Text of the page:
Cycling in Scottish cities – part one of two

Whether it’s for getting around, or simply for fun, cycling has many benefits. In the current economic climate people are forced to seek cheaper, alternative forms of transport – like cycling. But on the plus side, cycling can help you stay fit and it’s good for the environment. Not to mention two-wheeled transport is also a good way to beat the morning traffic!

In this two-part article Watermans Solicitors discuss the good, the bad and the ugly about cycling in Scottish cities.

The downside to cycling in cities

Unfortunately, cycling in Scottish cities can prove dangerous, mainly due to a lack of cycle lanes and inhospitable environments – two factors that can result in serious road traffic accidents.

So how can these be addressed in order to make cycling safer and prevent bike accidents? Road traffic accidents involving cyclists can be deterred in two ways – with the help of the Government and with the vigilance of all road users.

The Government’s role

The Scottish Government is aiming for 10% of Scottish journeys to be made by bike by 2020. But what could the Government be doing in the meantime to help ensure that an increase in the number of cyclists doesn’t result in a rise in the number of cycling accidents?

Bike lanes

Last year, 32 local authorities were developing their own local cycling strategies as part of the refreshed Cycling Action Plan for Scotland 2013. CAPS 2013 reinforces “the shared vision that 10% of all journeys to be made by bike by 2020 and encourages all stakeholders to play their part in promoting cycling and active travel”.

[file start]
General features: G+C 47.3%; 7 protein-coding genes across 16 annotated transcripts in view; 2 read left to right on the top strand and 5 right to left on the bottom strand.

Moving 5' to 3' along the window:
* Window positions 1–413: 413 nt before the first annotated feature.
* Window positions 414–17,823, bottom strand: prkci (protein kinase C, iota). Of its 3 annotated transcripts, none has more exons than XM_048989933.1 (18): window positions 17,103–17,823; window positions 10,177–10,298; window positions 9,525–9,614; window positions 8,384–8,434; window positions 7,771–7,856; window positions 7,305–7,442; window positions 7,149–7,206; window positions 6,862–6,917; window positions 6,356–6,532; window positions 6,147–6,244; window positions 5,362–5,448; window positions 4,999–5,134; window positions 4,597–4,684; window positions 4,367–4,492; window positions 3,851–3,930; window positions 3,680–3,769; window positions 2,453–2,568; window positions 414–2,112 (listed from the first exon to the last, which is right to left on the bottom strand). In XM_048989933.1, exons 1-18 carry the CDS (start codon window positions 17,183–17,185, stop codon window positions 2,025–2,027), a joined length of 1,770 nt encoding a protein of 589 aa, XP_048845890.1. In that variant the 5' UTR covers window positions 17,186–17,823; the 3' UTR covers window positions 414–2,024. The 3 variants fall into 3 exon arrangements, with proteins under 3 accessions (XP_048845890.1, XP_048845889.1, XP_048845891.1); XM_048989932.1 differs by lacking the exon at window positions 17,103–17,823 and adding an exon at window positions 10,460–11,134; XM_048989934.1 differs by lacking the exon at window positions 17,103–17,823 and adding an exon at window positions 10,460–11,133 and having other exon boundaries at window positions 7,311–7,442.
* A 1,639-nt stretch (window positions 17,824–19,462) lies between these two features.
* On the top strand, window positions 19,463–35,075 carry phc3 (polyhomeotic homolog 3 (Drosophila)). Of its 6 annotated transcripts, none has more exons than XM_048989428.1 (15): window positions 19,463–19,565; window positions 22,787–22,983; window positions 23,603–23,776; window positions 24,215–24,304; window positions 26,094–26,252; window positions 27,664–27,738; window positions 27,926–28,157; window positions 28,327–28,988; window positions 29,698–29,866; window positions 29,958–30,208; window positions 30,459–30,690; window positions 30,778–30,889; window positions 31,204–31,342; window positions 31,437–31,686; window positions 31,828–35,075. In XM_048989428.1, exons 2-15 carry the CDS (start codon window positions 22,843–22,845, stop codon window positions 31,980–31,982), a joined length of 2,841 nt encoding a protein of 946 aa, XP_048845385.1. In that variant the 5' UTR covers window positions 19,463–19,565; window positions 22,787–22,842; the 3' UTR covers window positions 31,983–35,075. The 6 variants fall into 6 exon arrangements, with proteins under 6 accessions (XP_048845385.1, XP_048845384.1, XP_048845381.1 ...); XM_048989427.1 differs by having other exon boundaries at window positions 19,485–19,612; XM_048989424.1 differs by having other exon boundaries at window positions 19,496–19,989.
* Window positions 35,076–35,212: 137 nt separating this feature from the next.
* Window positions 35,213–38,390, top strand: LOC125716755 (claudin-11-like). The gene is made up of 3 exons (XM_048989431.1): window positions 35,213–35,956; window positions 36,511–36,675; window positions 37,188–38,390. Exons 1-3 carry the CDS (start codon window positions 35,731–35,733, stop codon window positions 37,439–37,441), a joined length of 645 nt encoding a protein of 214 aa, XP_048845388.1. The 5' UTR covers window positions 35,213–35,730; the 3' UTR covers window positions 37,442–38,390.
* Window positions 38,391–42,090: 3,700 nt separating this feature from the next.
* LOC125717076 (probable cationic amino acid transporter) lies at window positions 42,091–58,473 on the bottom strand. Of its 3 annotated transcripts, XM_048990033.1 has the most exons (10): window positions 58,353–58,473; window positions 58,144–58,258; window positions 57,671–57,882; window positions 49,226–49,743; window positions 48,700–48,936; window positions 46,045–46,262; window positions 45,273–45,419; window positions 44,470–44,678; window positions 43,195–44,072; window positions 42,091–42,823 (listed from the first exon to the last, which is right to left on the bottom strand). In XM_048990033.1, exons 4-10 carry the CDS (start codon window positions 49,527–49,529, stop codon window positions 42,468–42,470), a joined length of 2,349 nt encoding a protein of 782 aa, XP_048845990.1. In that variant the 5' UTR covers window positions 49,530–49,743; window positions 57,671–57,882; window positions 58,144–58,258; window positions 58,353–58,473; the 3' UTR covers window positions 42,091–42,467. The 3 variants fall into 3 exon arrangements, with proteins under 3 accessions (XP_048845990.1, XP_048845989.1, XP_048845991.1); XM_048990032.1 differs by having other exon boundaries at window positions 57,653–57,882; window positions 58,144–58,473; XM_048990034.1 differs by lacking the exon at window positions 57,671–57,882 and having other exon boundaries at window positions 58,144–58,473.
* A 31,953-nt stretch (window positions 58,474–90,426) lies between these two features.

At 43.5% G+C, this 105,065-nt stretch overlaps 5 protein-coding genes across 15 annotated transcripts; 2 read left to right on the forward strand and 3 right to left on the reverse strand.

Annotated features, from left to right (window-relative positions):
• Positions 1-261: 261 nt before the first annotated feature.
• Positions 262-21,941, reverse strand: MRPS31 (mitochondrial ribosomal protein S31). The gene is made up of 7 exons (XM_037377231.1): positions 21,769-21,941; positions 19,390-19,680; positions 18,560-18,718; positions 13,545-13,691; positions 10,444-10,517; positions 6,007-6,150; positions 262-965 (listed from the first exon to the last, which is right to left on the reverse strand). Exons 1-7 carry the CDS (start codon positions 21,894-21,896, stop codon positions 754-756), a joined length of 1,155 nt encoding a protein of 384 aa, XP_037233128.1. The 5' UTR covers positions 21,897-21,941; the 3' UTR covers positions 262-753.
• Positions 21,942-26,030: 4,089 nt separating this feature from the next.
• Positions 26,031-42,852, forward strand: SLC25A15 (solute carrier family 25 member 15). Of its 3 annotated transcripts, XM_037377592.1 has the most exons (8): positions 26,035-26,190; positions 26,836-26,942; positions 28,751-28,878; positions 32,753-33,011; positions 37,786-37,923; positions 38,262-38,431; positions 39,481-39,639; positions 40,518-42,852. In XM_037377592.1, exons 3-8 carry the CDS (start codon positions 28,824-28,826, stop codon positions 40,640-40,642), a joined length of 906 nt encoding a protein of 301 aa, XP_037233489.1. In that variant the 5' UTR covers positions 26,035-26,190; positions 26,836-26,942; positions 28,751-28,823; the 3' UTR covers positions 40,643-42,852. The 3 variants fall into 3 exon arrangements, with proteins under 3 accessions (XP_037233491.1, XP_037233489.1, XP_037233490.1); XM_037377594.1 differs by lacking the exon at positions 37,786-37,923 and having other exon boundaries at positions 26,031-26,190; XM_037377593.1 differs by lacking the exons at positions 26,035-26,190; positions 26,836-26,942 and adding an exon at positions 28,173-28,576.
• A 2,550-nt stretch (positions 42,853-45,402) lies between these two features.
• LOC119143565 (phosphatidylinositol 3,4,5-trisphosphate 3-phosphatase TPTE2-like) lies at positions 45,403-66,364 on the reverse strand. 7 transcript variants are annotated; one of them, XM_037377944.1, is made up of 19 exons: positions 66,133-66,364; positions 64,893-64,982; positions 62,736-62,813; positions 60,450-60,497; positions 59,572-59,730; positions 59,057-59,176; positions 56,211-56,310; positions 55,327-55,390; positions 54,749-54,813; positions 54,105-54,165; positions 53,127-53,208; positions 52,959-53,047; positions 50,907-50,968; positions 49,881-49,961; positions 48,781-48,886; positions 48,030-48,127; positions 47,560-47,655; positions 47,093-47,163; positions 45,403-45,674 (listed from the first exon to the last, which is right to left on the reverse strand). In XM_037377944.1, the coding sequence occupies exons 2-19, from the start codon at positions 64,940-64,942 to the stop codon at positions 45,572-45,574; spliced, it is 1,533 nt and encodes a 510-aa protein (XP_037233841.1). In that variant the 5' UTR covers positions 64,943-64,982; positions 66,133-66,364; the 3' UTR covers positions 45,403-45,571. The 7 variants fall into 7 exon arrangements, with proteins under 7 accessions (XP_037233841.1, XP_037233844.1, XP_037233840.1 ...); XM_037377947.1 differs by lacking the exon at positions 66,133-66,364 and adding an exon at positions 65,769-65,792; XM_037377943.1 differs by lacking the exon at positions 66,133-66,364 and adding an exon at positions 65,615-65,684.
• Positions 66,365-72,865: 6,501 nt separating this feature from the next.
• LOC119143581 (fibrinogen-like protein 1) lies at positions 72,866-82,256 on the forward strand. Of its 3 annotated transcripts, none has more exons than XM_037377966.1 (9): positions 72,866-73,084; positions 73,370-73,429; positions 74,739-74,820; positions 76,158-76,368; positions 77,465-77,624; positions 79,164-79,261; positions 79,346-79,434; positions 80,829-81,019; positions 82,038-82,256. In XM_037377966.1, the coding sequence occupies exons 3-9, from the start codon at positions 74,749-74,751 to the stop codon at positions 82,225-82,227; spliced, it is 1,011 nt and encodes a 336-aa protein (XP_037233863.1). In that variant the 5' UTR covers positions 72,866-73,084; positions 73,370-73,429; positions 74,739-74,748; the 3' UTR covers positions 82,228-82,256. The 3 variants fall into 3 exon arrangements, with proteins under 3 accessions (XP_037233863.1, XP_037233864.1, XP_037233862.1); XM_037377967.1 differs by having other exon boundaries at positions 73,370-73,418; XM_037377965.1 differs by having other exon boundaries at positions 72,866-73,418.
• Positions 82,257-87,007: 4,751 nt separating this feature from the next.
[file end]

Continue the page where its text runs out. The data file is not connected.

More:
Of course, bike lanes are one solution that the Government could invest money in. Bike lanes in Scottish cities would make cycling safer. It would also increase driver awareness of the presence of cyclists, something that we have previously covered. Unfortunately, the problem with this lies in funding.

To reach its target of 10% of all trips to be by bike by 2020, the Scottish Government should now be investing £20 per person per year, not the current £4. However, they state that they’re currently short on funds.

Additional funding that could be used for cycling infrastructure could help reduce the number of accidents involving cyclists. An accident involving a cyclist can result in serious injuries, losses and damages. If you have had this experience, you want to make sure you’re well looked after, as accidents can really affect a person. Watermans have expert claims advisors ready to offer expert advice on making a personal injury claim for any non-fault bike accident.

Play your part

It’s not just the Government’s duty to help cyclists stay safe – it’s the responsibility of all road users. Through training and by following safety advice, you can help make cycling in Scotland safer.

Cycling training and insurance

Whether you’re looking for some training, or your child wants to learn how to ride a bike, there are many courses available in the Scottish capital and beyond. This will ensure you both are fully equipped with safety knowledge before you cycle.

Naturally, after a long period of not cycling, some adults might feel nervous about cycling in cities. You can attend cycling courses that will prepare you for cycling in cities. For more information on these courses visit

And onto another issue…

Tensions between cyclists and drivers can cause serious conflicts. Find out how to avoid these, as well as some top tips on staying safe while cycling in the second part of this article.